Buckle up tight, campers, and keep your arms and legs fully inside of the car because we’re going off on a bit of a tangential ride this evening. I’m delving into this story almost reluctantly, but as longtime readers probably already know, when I get a bee under my bonnet and feel a rant coming on… well, we all know how that ends.

It all started last night with an opinion piece in the New York Times. I only noticed it because it popped up on social media via one of my friends who had tagged it as being interesting. Here’s how the Gray Lady teased the piece by Joanne Spataro on Twitter:

“I’m a lesbian. My fiancée is a trans woman. We’re trying to have a baby the old-fashioned way. It’s complicated”

I’m going to go ahead and confess that my initial response probably could have been a bit more charitable.

Since the original description and even the title left a bit of mystery (as all good clickbait ledes must) we’ll need to set the stage for what’s really going on here. The author, Joanne Spataro is a humorist and writer who also happens to be a lesbian. She’s engaged to be married to her partner Lara, a man who “identifies” as a woman (or a transgender woman for purposes of this article) and they’re trying to have a baby.

As to their partnership, no problem there. I could debate some definitions with the author and point out that she’s really in a relationship with a man who is exhibiting, “at best, a sign of confused thinking” or suffering from legitimate gender dysphoria, as described by the American College of Pediatricians. And I clearly wish that we could focus more resources on actually trying to help such people rather than spending our time attempting to normalize such conditions, but that’s also a story for another day. What consenting adults do with their own bodies and which other consenting adults they choose to pair up with is not only up to them but their definite right. I wish the happy couple nothing but the best.

The only part of this editorial which got under my skin was the description of the “perils” they are encountering, along with the complications and challenges in trying to have a child. The author makes it sound like it would have been better to go through in vitro fertilization than have to deal with all of this trauma.

Over the last several months, I’ve spent evenings watching my fiancée, Lara, inject herself with smaller and smaller doses of estrogen. I’ve watched her stand in front of a mirror, singeing each hair out of her face with a secondhand electrolysis machine.

The return of her testosterone hasn’t resulted in just the resurgence of facial hair; her pants now fit differently, too. My own skin has been plagued by acne since I got off the pill six months ago, and my default states are angry, hungry or sleeping. Such are the perils of trying to have a child the way Lara and I are trying, without in vitro fertilization, or cryogenically frozen sperm. The way fertile cisgender people do: They simply couple up, and boom — a child is born.

So for those who didn’t want to click through and read the entire article, here are the major life changes which this couple is dealing with in their effort to get pregnant:

  • Joanne has stopped taking her birth control pills.
  • Lara is weaning himself off of estrogen.
  • Then, presumably, “boom. A child is born,” to use the author’s description.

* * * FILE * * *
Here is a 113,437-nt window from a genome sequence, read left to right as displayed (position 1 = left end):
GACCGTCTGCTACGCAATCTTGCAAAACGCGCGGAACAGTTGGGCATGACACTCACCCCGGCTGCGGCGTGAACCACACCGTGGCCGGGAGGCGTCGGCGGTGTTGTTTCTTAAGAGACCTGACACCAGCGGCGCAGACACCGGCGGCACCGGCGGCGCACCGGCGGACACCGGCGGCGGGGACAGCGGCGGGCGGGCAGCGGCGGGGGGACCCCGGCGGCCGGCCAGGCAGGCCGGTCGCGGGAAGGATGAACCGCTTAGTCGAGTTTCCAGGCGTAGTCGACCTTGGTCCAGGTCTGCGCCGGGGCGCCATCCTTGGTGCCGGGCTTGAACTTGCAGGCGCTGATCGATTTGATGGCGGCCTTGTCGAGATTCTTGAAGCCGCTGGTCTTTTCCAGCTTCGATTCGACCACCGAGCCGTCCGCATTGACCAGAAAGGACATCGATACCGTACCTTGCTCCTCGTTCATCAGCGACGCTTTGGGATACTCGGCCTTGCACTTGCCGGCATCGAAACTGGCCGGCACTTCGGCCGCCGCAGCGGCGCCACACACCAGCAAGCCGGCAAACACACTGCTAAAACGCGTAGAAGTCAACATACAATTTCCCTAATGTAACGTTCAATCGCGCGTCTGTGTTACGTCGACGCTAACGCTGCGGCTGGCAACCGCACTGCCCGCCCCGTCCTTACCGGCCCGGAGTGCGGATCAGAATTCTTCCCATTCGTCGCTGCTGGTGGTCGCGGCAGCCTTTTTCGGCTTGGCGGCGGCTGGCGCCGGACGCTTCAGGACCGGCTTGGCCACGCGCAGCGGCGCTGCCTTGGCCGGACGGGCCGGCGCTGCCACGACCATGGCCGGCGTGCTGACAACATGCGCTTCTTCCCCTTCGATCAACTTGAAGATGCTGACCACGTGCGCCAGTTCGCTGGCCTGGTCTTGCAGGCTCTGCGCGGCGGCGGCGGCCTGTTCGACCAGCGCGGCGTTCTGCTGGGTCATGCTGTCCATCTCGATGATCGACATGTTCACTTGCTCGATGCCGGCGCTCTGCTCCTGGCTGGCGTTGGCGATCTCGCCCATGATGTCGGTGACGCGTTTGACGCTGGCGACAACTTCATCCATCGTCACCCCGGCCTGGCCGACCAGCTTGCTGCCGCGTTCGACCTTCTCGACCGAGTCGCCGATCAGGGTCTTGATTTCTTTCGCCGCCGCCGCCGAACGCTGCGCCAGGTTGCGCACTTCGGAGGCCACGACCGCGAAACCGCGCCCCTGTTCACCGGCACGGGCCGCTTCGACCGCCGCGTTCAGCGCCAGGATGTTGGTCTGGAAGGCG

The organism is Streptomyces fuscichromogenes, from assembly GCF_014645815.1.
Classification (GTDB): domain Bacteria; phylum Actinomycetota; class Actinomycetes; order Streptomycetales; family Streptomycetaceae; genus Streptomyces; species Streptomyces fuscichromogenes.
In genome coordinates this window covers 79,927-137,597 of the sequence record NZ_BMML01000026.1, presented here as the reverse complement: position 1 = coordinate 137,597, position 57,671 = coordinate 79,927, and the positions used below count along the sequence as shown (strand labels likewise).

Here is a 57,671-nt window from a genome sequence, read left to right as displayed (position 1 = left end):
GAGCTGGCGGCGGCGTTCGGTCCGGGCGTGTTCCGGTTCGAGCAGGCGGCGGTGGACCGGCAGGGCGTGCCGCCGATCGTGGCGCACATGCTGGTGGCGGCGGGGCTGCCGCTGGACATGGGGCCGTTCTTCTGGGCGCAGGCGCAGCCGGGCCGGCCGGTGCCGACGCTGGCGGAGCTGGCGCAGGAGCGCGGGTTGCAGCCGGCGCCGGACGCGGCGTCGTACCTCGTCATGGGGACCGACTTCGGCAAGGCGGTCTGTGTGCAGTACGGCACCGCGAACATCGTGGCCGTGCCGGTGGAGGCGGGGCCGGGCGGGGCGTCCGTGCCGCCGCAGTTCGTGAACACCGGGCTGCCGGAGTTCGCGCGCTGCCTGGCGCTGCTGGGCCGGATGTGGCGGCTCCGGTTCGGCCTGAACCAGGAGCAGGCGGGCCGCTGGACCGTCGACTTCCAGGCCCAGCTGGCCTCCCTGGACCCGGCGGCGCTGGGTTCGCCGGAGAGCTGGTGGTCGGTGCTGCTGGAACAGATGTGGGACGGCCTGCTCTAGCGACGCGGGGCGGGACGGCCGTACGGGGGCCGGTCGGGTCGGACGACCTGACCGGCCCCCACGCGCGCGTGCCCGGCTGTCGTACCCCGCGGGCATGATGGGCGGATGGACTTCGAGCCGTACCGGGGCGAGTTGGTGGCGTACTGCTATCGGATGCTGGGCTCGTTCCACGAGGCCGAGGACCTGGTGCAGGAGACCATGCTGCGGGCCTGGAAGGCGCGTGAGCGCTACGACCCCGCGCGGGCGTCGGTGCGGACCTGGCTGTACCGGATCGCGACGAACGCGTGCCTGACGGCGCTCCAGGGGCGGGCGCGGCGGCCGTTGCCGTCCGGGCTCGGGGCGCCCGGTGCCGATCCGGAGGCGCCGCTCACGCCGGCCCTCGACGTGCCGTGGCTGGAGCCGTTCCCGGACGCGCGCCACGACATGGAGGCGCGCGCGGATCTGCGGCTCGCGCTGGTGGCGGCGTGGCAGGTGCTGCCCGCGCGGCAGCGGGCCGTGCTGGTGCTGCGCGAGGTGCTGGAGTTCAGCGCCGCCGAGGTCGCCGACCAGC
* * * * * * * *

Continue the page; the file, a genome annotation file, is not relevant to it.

In other words, they’re doing what every other male-female couple in the world does when they first begin trying to conceive, except most guys don’t have to worry about stopping taking estrogen first.

My major issue with Spataro in all of this is the SJW entitlement on display, conveying the idea that it’s somehow unfair that they can’t “just” use in vitro fertilization and have to alter their regular medication schedules. Is the author aware that being able to simply go “couple up” (as she puts it) and produce a baby the way nature and/or God (take your pick) intended is an incredible gift? There are a staggering number of couples out there, both same-sex and straight, who would probably sacrifice a limb to have that ability.

I’ve gained a lot more insight into fertility issues over the past couple of years as some younger relatives have been struggling with those very challenges. A while back I started listening to the Eggcellent Adventure podcast (highly recommended) which goes into painstaking detail on all the steps of the process of attempting in vitro fertilization in hopes of having a baby. The costs are through the roof and many health insurance policies either won’t cover it at all or leave huge copayments on the backs of the parents. It can easily add up to many tens of thousands of dollars. One or both parents undergo hormone therapy (instead of simply stopping such therapy.) There are invasive egg retrieval procedures for the mother to endure. The failure rate at fertilization is terrible. The implantation process is a serious medical process to be endured and the likelihood of the baby “taking” is poor. Many couples have to go back and try over and over again, running up massive bills.

So if you find yourself in a position where you can actually have a baby “the way fertile cisgender people do,” you should be thanking your lucky stars. Many people have it far, far worse. To her credit, Spataro does offer some advice to younger couples who might want to invest in freezing eggs or sperm in case they run into fertility issues later in life. Assuming you can afford it that’s not a bad plan and worth considering. But please don’t bemoan the fact that you have to do things “the old-fashioned” way to get pregnant. Compared to far too many around the world you are truly blessed.